Friday, October 18, 2013

Christmas Bells by Henry Wadsworth Longfellow

Don't panic. Yes, it is the middle of October, not mid-December. But, if you have children performing things for Christmas at church, recitals, concerts, & the like, you have started hearing Christmas music being practiced in your home.

My oldest child had been practicing the Casting Crown version of I Heard the Bells on Christmas Day for a group at church. Sadly, that isn't going to happen now for various reasons (not because of her - ah, the accompanists life). However, the song has stuck with me and for whatever reason, it has resonated with my soul this year.

The history behind it Longfellow's poem Christmas Bells interesting and inspired by events in his life at the time. Henry Wadsworth Longfellow penned the words during the American Civil War (it was published in 1866).  Apparently, his son went to fight in the Civil War against his father's wishes and ended up being seriously wounded. Mr. Longfellow also lost his wife during this time period as well due to an accidental fire.

While we don't have cannons going off here in the USA (let's keep it that way - okay?), we do have much evil in the world and we are pummeled with it daily, via the media, to such an extent that we may often feel that, as Longfellow said in the poem,

"And in despair I bowed my head; 
“There is no peace on earth,” I said;

Yet, much like it says in the song My Father's World 

This is my Father's world.  
 O let me ne'er forget 
 that though the wrong seems oft so strong, 
 God is the ruler yet.  
Longfellow comes back and reiterates:

 Then pealed the bells more loud and deep:
“God is not dead, nor doth He sleep;
    The Wrong shall fail,
    The Right prevail,
With peace on earth, good-will to men.

While we won't have true Peace on Earth until Christ returns, we can look for the bits of peace and goodness out there in the world around us. We can continue to pray for peace and anxiously await his return.

So, while my daughter may not be playing the Casting Crowns version of Longfellow's poem on the piano this year, we will still be memorizing Longfellow's original poem this year as a family. I have put the words below (and they are going up on the whiteboard shortly in my house).

If you are not familiar with the Casting Crowns rendition, here is a (link) video with words of their song:

Christmas Bells
by Henry Wadsworth Longfellow

I heard the bells on Christmas Day
Their old, familiar carols play,
    And wild and sweet
    The words repeat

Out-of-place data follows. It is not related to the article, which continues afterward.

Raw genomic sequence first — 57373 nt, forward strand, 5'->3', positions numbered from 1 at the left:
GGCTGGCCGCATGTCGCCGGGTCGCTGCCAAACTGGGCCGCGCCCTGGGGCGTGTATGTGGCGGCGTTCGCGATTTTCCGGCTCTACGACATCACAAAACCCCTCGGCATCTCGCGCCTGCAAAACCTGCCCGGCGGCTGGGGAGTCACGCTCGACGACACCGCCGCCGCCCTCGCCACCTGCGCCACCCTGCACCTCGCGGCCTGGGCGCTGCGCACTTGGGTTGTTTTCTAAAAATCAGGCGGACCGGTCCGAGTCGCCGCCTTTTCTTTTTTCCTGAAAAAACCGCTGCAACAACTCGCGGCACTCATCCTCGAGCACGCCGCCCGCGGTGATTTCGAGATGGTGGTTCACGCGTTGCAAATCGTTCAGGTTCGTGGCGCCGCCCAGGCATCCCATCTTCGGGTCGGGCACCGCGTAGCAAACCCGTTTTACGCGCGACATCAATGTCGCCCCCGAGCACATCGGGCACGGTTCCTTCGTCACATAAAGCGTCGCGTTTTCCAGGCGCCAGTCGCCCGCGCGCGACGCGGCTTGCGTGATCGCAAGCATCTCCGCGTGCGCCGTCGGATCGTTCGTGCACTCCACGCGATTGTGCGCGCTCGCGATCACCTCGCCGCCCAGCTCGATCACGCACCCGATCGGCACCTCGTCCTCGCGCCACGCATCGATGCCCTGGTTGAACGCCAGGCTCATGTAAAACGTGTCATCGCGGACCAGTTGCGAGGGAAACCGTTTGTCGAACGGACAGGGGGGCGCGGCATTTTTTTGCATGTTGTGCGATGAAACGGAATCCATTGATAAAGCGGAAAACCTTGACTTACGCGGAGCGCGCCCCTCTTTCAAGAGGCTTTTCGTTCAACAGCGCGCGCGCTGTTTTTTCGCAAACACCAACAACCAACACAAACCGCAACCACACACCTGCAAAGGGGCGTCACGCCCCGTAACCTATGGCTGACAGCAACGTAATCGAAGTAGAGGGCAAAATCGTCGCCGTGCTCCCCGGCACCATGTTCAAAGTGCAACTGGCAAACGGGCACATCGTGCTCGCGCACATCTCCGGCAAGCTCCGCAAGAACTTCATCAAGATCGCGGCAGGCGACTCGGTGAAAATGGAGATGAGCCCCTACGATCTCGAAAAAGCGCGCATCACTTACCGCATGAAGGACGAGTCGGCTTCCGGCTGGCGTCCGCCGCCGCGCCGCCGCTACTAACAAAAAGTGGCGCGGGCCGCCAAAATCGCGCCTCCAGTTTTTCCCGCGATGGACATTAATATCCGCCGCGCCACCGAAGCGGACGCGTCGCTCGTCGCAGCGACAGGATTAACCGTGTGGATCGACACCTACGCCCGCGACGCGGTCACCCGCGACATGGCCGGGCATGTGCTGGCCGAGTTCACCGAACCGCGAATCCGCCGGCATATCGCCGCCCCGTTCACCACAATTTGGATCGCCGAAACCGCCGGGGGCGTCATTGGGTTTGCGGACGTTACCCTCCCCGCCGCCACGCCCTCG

Of peace on earth, good-will to men!

And thought how, as the day had come,
The belfries of all Christendom
    Had rolled along
    The unbroken song
Of peace on earth, good-will to men!

Till ringing, singing on its way,
The world revolved from night to day,
    A voice, a chime,
    A chant sublime
Of peace on earth, good-will to men!

Then from each black, accursed mouth
The cannon thundered in the South,
    And with the sound
    The carols drowned
Of peace on earth, good-will to men!

It was as if an earthquake rent
The hearth-stones of a continent,
    And made forlorn
    The households born
Of peace on earth, good-will to men!

And in despair I bowed my head;
“There is no peace on earth,” I said;
    “For hate is strong,
    And mocks the song
Of peace on earth, good-will to men!”

Then pealed the bells more loud and deep:
“God is not dead, nor doth He sleep;
    The Wrong shall fail,
    The Right prevail,
With peace on earth, good-will to men.”

Wednesday, October 2, 2013

Charlotte Mason Blog Carnival: Knowledge of Man - Art & Music

This summer, I had the opportunity to go to the Art Institute of Chicago with all 4 of my children, a wonderful friend & her daughter who were visiting from Australia, and another wonderful friend & her husband from Indiana. We had a wonderful time (well....except when the little ones had had enough... ;) ).. But, the best part was being able to see the paintings of the masters up close - not just a small print on the bulletin board by the dining room table. 

There was a special exhibit called Impressionism, Fashion, and Modernity going on during the time of our visit. They had taken the masterpieces and recreated the clothing shown in the paintings. For my oldest, it was pure bliss. Our children participate in historical reenactments several times a year with some dear friends. Those friends also have made the clothes for them to wear and taught my oldest daughter about what makes a dress (or guys outfit as well) appropriate to their time period and what things changed as time went on. As we walked through the exhibit she went from dress to dress explaining the time periods and why. It was so fun. Then for her to see them so beautifully done on canvas was such fun for her. The outfits themselves were truly works of art.

So, with that, on to the Carnival!

This edition of the Charlotte Mason Blog Carnival's topic is...
Knowledge of Man: Art & Music

Find out more HERE about upcoming carnival topics & how to get yourself on the e-mail list to receive reminders and announcements so that you never miss another edition.

Submit any Charlotte Mason Education posts on any topic at any time to charlottemasonblogs (at) gmail (dot) com!